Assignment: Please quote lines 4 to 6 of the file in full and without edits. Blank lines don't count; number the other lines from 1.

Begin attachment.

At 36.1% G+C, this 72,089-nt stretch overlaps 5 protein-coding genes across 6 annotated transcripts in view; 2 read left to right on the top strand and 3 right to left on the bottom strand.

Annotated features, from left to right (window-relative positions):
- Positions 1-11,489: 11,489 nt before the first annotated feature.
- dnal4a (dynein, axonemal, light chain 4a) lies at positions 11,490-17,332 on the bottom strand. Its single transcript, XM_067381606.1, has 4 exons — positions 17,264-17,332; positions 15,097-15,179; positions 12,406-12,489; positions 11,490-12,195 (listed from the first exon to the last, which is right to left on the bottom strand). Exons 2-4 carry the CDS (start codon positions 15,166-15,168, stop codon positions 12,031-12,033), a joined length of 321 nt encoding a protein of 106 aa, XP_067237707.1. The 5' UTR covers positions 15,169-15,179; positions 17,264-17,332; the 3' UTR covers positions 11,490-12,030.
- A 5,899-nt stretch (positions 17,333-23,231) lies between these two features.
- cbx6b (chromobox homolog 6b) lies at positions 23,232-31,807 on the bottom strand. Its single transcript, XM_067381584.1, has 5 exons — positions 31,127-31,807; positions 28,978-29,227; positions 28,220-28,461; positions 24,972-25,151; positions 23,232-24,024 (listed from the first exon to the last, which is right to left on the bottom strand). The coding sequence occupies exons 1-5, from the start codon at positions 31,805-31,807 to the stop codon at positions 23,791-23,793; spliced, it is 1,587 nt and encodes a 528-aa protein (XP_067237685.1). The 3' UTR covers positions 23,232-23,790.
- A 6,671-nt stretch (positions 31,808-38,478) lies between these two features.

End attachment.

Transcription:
- dnal4a (dynein, axonemal, light chain 4a) lies at positions 11,490-17,332 on the bottom strand. Its single transcript, XM_067381606.1, has 4 exons — positions 17,264-17,332; positions 15,097-15,179; positions 12,406-12,489; positions 11,490-12,195 (listed from the first exon to the last, which is right to left on the bottom strand). Exons 2-4 carry the CDS (start codon positions 15,166-15,168, stop codon positions 12,031-12,033), a joined length of 321 nt encoding a protein of 106 aa, XP_067237707.1. The 5' UTR covers positions 15,169-15,179; positions 17,264-17,332; the 3' UTR covers positions 11,490-12,030.
- A 5,899-nt stretch (positions 17,333-23,231) lies between these two features.
- cbx6b (chromobox homolog 6b) lies at positions 23,232-31,807 on the bottom strand. Its single transcript, XM_067381584.1, has 5 exons — positions 31,127-31,807; positions 28,978-29,227; positions 28,220-28,461; positions 24,972-25,151; positions 23,232-24,024 (listed from the first exon to the last, which is right to left on the bottom strand). The coding sequence occupies exons 1-5, from the start codon at positions 31,805-31,807 to the stop codon at positions 23,791-23,793; spliced, it is 1,587 nt and encodes a 528-aa protein (XP_067237685.1). The 3' UTR covers positions 23,232-23,790.